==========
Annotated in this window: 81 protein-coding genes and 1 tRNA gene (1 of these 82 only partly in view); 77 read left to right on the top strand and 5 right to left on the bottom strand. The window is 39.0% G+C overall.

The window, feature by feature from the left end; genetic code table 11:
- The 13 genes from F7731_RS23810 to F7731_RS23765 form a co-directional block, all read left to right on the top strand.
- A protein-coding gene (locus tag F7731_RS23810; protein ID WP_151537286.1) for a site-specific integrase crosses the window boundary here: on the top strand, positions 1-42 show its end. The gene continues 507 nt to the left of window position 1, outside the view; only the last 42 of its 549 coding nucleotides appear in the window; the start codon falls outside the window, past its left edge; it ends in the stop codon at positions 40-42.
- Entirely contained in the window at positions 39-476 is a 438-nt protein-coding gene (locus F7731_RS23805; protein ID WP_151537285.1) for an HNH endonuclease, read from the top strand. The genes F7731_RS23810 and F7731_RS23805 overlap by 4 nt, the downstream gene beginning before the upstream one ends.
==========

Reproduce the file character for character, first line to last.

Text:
Annotated in this window: 81 protein-coding genes and 1 tRNA gene (1 of these 82 only partly in view); 77 read left to right on the top strand and 5 right to left on the bottom strand. The window is 39.0% G+C overall.

The window, feature by feature from the left end; genetic code table 11:
- The 13 genes from F7731_RS23810 to F7731_RS23765 form a co-directional block, all read left to right on the top strand.
- A protein-coding gene (locus tag F7731_RS23810; protein ID WP_151537286.1) for a site-specific integrase crosses the window boundary here: on the top strand, positions 1-42 show its end. The gene continues 507 nt to the left of window position 1, outside the view; only the last 42 of its 549 coding nucleotides appear in the window; the start codon falls outside the window, past its left edge; it ends in the stop codon at positions 40-42.
- Entirely contained in the window at positions 39-476 is a 438-nt protein-coding gene (locus F7731_RS23805; protein ID WP_151537285.1) for an HNH endonuclease, read from the top strand. The genes F7731_RS23810 and F7731_RS23805 overlap by 4 nt, the downstream gene beginning before the upstream one ends.